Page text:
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Perhaps one of the most poetic and familiar passages in the gospels is the beatitudes from Jesus’ Sermon on the Mount.
Jesus gathered his disciples together to teach them and began by saying, “Blessed are the (fill in the blank),” and then told them why they were blessed.
For example, he said the poor in spirit are blessed because they would richly receive God’s kingdom; those who mourn are blessed because they would be comforted. The merciful would be shown mercy and the pure of heart would see God. I have a few beatitudes of my own that I’d like to add to the list:
•Blessed are those who can sit still in a quiet room without a Tasmanian devil inside their brain making them crazy and upping their stress.
As I write this, the house is quiet. It’s raining and there’s thunder rumbling in the distance. It’s a perfect time to be still and let God speak, but my mind won’t let me. I’m thinking ahead to what needs to be done next week when what I should be thinking about is what God has done for me today.
Once I met a woman who lived in complete solitude – no radio, no TV. Her house was so silent you could hear her cat’s soft paws treading on her tile floor. This woman spoke slowly. Quietly. Deliberately. Gently. Softly.
Drove me nuts! Come on, honey, pick up the pace, I wanted to say.
Seventeenth-century philosopher Blaise Pascal said that all human evil results from us not being able to sit still in a room. I don’t know if that’s true, but God once said – and still says – “Be still.” He says, “In repentance and rest is your salvation. In quietness and trust is your strength” (Isaiah 30:15).
I think the fear of stillness is the fear of hearing God speak, that he just might say I’m a disappointment. But that’s a lie.
“There is therefore no condemnation to those who are in Christ Jesus” (Romans 8:1). Next time it’s quiet maybe I’ll sit still long enough to hear that.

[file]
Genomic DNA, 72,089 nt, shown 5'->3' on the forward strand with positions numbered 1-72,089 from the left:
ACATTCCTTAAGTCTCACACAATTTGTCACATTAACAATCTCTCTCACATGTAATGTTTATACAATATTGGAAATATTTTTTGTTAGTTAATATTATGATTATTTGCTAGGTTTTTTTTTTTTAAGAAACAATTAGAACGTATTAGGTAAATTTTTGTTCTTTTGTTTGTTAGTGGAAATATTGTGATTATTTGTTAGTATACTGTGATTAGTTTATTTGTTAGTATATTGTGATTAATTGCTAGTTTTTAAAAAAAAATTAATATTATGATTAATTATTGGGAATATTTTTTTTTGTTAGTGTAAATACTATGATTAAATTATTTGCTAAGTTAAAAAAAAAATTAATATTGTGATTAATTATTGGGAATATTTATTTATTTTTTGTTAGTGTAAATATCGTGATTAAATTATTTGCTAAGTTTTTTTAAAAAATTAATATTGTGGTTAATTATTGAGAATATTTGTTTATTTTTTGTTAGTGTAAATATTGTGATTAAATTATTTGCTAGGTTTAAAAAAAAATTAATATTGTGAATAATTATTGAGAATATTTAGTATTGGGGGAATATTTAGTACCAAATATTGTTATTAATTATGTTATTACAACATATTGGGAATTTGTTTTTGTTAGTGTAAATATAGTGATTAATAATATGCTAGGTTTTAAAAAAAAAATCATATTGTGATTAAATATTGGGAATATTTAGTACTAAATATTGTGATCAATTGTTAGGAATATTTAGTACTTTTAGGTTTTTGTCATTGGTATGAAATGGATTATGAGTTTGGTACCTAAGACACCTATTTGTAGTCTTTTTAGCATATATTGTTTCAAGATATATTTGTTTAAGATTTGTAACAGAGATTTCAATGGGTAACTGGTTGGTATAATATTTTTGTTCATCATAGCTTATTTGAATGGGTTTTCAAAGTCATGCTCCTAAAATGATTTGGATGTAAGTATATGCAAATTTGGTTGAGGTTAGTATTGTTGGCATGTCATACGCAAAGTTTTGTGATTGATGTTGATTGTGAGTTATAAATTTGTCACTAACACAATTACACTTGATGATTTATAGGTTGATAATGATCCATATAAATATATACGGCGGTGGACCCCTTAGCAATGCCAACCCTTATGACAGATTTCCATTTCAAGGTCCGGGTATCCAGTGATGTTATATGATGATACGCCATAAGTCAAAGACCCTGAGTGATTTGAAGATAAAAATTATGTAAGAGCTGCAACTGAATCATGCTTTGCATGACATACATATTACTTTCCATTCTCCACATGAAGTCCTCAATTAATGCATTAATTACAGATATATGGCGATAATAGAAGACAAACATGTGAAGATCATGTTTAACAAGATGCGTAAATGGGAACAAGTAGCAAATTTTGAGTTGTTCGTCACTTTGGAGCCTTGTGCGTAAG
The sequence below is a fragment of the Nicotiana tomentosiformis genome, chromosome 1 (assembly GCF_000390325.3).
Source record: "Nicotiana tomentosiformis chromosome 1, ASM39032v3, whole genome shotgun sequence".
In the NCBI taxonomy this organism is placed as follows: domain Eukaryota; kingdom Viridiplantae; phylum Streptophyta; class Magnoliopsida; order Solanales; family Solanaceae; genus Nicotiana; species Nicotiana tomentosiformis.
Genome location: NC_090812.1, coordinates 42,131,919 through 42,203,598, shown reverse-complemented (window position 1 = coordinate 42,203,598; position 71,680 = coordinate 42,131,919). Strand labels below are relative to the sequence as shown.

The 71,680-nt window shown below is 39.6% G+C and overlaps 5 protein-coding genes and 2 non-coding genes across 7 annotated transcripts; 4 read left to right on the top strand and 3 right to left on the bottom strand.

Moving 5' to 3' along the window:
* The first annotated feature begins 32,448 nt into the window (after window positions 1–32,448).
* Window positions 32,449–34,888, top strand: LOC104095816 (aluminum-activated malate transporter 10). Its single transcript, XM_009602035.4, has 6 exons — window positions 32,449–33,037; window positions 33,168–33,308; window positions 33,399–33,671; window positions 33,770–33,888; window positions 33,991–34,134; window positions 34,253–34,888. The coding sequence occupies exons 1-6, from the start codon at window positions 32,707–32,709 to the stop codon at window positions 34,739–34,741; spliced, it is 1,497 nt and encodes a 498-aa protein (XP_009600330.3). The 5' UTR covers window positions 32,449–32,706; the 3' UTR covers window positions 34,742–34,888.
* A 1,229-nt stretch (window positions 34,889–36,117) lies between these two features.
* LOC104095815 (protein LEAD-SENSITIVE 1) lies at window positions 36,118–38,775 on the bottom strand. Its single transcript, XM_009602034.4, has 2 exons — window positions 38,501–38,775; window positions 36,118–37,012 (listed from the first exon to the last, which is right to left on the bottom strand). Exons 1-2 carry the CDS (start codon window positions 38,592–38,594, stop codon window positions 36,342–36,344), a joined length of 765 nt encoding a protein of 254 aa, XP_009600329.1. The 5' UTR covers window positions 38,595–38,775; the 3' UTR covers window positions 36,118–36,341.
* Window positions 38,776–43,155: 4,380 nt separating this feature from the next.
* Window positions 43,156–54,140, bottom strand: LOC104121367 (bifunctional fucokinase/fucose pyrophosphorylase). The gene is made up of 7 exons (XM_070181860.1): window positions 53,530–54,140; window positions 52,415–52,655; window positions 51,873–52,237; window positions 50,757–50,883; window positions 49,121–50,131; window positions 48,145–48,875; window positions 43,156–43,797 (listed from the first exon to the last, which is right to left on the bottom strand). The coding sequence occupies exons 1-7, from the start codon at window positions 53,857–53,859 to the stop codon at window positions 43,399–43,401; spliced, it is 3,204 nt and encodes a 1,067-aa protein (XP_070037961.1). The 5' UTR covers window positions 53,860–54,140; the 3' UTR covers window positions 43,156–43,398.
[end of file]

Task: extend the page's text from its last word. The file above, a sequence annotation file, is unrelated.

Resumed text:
•Blessed are the skeptics and doubters, for God seems to take great delight in surprising their socks off.
One of my favorite Bible people is Thomas, a disciple of Jesus who was a bit of a buzz kill. Nicknamed “Doubting Thomas,” he tended to see the glass half-empty and expect the worst.
When the other disciples were giddy with the news that Jesus had risen from the dead, Thomas said he wouldn’t believe it unless he could physically touch the Savior’s wounds.
Poof! Jesus appeared to him and invited Thomas to take a poke. Jesus could’ve chastised him for not believing, but he didn’t. He loved Thomas, despite his unbelief.
I totally get Thomas. Even though I’ve written two books on prayer, I truly don’t believe God answers my prayers – and then he goes and does and I’m left sockless and filled with awe. Each time that happens I’m humbled and amazed and a little bit ashamed to realize afresh how kind and merciful God is to me.
•Blessed are the truly contrite, for God shall make them LOL, or at least grin like a Cheshire cat.
I firmly believe that only those who know and are well-acquainted with the depth of their sin and the extent of their unrighteousness can fully appreciate the greatness and the magnitude of God’s grace and forgiveness. If you only see yourself as a small sinner, God’s grace is small, too, and what joy is there in that? But for those who see themselves as great sinners, there’s no better reason to laugh -- the laughter of the forgiven and redeemed.
We have a saying around my church: Cheer up! You’re a lot worse than you think. But God’s grace is a lot greater than you can even imagine. Blessed are those who know it.
Nancy Kennedy is the author of “Lipstick Grace.” She can be reached at 352-564-2927 or via email at email@example.com.